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CNN Live At Daybreak

Rice Demands Apology For Sudanese Scuffle; Reaction to John Roberts Nomination

Aired July 21, 2005 - 05:00   ET


Just in, overnight, Condoleezza Rice says she's very angry and wants some answers. A scuffle in Sudan brings harsh words from the visiting U.S. secretary of state.

Plus, hometown pride for a former high school linebacker who could become the next Supreme Court justice.

And strap them on and get ready to ride. There's a new jockey in town. Batteries not included.

From the CNN World Headquarters in Atlanta, I'm Fredricka Whitfield in for Carol Costello.

Good morning, everyone.

We'll have more on the scuffle in Sudan in a moment.

Also ahead, many in the U.K. want this outspoken Islamic cleric out of the country. That story still ahead.

And later, as the search goes on for Natalee Holloway, three young men are asked for their DNA.

But first, now in the news, Secretary of State Condoleezza Rice wants an apology from the Sudanese government. Our Andrea Koppel tells us that some journalists covering Rice's visit, along with Rice's own staff, were manhandled by Sudanese security personnel while Rice met with Sudan's president. More on this in a few minutes.

Congress will get an idea today how the Pentagon sees things in Iraq. Secretary of Defense Donald Rumsfeld gives lawmakers a report on the military, political and economic situations there.

Also on Capitol Hill, Donald Trump goes before a Senate committee today. He'll talk about the proposed billion dollar plus renovation of the United Nations headquarters. Trump says he can trump that cost and do it for $500 million.

And -- Chad, still, eyes are on Emily?

CHAD MYERS, CNN METEOROLOGIST: Yes, now getting downgraded as we speak here, getting smaller and smaller. As it came onshore, it started to get torn up by the very high mountains out here. But the mountains also a problem for Monterrey. Monterrey, Mexico surrounded by mountains and it's still raining there, very hard.

Here's the south part of Texas, Brownsville, Laredo. Here's Mexico and those mountains I was talking about. The rain still piling up right along the mountains and then running back toward the Rio Grande. But there's an awful lot of flooding going on there in Texas and also even into Mexico, more in Mexico than in Texas this morning.

Here are the rainfall totals from yesterday. You have to notice the legend, because when you get back here, all the way over to the purple, that's 15 inches plus. Let me get you -- get your bearings. Here's South Padre, where our Chris Lawrence was, all the way back up to about Corpus Christi. Here's Brownsville. The big black line, that right there? That is the Rio Grande.

All of the areas south of the Rio Grande between 10, and, right there, that brightest purple, 15 inches of rain. Fifteen inches of rain. Ten inches of rain in the red. So we know that rain had to go somewhere. We know it's running off right now and there's just so much flooding going on there right now there this morning.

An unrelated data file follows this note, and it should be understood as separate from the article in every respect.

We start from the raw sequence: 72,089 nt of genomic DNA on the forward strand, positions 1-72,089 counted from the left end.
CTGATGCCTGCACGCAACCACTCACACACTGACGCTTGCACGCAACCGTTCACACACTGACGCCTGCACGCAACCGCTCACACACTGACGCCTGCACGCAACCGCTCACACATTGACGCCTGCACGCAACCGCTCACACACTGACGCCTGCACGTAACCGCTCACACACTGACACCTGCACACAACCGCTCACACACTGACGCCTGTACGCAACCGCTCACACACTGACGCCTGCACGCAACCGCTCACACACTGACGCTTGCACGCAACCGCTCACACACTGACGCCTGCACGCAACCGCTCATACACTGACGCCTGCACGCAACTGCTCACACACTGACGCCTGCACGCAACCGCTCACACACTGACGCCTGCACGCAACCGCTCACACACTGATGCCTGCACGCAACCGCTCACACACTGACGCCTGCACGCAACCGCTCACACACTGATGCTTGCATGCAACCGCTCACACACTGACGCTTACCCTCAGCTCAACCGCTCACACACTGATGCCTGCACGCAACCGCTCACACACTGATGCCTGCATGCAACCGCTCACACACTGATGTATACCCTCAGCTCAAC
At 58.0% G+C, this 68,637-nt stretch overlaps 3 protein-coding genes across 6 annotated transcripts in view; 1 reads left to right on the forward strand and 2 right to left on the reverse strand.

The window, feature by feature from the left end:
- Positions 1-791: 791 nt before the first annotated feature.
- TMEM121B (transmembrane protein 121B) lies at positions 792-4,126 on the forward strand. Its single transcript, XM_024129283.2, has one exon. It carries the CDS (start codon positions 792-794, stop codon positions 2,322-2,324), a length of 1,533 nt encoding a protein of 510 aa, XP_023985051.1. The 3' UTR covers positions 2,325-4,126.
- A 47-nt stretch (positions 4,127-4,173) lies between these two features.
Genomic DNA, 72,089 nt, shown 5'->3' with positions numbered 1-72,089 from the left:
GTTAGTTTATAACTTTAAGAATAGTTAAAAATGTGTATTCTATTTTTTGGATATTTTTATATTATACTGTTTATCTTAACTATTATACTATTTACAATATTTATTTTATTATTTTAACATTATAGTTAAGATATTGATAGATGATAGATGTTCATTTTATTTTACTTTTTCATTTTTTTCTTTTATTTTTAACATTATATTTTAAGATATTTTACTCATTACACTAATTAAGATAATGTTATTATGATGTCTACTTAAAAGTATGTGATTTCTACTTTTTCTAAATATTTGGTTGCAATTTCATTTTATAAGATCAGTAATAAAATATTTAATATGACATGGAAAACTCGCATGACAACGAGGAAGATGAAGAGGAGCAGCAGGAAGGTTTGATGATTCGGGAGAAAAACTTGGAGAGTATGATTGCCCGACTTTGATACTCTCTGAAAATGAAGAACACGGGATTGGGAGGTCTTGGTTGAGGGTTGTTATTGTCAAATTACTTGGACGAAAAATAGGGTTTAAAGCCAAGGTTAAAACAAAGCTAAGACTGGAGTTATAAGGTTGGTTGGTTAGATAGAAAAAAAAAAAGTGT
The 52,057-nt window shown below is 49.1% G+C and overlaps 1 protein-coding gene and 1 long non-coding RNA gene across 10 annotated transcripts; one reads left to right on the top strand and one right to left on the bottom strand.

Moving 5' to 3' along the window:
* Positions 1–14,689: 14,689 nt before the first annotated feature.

Watching the wave out here east of Florida, forecast to turn on up toward Florida, maybe even out toward the Atlantic. We'll have to see. They're flying a plane in that today. And, also, a little convection off the coast of Honduras and Nicaragua. But no development on that expected so far -- back to you.

WHITFIELD: All right, so far so good.

Thanks so much, Chad.

MYERS: You're welcome.

WHITFIELD: A quiet affair turned ugly in Sudan while Secretary of State Condoleezza Rice met with that country's president. Her staffers and members of the press were roughed up about two hours ago.

Our Andrea Koppel is traveling with the secretary of state and she tells us what happened.


ANDREA KOPPEL, CNN CORRESPONDENT: Just a short time ago, while the secretary was in a meeting with the president of Sudan, Lieutenant General Omar al-Bashir, journalists were escorted in in various groups to see this -- the meeting. And we were manhandled by Sudanese authorities, not just Western journalists, but also some of Secretary Rice's staff.

This incident has escalated to such a point that Secretary Rice is now demanding an immediate apology from the Sudanese government. She came back on the plane just a few minutes ago to talk with the journalists who are traveling with her, saying that they had no right to manhandle her staff or the press and it makes her very angry to be sitting there, as she was, with President al-Bashir, while this was going on. The tone and tenor of the atmosphere that we observed from the outside was extremely tense. We were continuously pushed and pulled to try to keep us out of this meeting. And, in fact, there was one exchange in which one of Secretary Rice's aides said, "We have a free press in the United States" and the response from Sudanese officials was, "Well, we don't here."


WHITFIELD: And that was our State Department correspondent Andrea Koppel.

Later today, the secretary of state heads to a meeting with Israeli and Palestinian leaders.

And on this second full day after his nomination, public opinion about would be Supreme Court Justice John Roberts are in. A CNN/"USA Today"/Gallup poll has just come out and apparently more than half of the respondents, 54 percent, like President Bush's choice to fill the vacancy created by Justice Sandra Day O'Connor's resignation. Only 15 percent have a negative opinion, while 21 percent say they're neutral.